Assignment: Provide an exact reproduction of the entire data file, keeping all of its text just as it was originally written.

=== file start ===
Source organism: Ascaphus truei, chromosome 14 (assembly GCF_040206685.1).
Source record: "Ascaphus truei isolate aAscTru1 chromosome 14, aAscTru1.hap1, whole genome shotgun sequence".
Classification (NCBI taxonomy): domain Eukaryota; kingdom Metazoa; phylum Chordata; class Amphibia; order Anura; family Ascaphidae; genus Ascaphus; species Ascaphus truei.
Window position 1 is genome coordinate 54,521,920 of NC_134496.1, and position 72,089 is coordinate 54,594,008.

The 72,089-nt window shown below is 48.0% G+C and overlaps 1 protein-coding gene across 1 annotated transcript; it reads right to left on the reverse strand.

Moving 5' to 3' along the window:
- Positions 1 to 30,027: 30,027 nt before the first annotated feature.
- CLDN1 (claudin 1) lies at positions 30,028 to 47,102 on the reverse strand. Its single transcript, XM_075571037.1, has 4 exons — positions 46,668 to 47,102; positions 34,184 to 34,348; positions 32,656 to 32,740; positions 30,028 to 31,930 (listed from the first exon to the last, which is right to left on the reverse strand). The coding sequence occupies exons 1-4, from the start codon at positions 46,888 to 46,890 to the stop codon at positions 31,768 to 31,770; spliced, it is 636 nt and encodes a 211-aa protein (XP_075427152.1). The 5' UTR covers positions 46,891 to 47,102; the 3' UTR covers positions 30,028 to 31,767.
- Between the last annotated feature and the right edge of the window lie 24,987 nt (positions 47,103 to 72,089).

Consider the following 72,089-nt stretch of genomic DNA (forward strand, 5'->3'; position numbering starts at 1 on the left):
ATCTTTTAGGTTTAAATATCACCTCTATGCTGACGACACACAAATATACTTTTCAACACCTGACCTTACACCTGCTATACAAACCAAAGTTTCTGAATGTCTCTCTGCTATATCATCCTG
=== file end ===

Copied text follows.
Source organism: Ascaphus truei, chromosome 14 (assembly GCF_040206685.1).
Source record: "Ascaphus truei isolate aAscTru1 chromosome 14, aAscTru1.hap1, whole genome shotgun sequence".
Classification (NCBI taxonomy): domain Eukaryota; kingdom Metazoa; phylum Chordata; class Amphibia; order Anura; family Ascaphidae; genus Ascaphus; species Ascaphus truei.
Window position 1 is genome coordinate 54,521,920 of NC_134496.1, and position 72,089 is coordinate 54,594,008.

The 72,089-nt window shown below is 48.0% G+C and overlaps 1 protein-coding gene across 1 annotated transcript; it reads right to left on the reverse strand.

Moving 5' to 3' along the window:
- Positions 1 to 30,027: 30,027 nt before the first annotated feature.
- CLDN1 (claudin 1) lies at positions 30,028 to 47,102 on the reverse strand. Its single transcript, XM_075571037.1, has 4 exons — positions 46,668 to 47,102; positions 34,184 to 34,348; positions 32,656 to 32,740; positions 30,028 to 31,930 (listed from the first exon to the last, which is right to left on the reverse strand). The coding sequence occupies exons 1-4, from the start codon at positions 46,888 to 46,890 to the stop codon at positions 31,768 to 31,770; spliced, it is 636 nt and encodes a 211-aa protein (XP_075427152.1). The 5' UTR covers positions 46,891 to 47,102; the 3' UTR covers positions 30,028 to 31,767.
- Between the last annotated feature and the right edge of the window lie 24,987 nt (positions 47,103 to 72,089).

Consider the following 72,089-nt stretch of genomic DNA (forward strand, 5'->3'; position numbering starts at 1 on the left):
ATCTTTTAGGTTTAAATATCACCTCTATGCTGACGACACACAAATATACTTTTCAACACCTGACCTTACACCTGCTATACAAACCAAAGTTTCTGAATGTCTCTCTGCTATATCATCCTG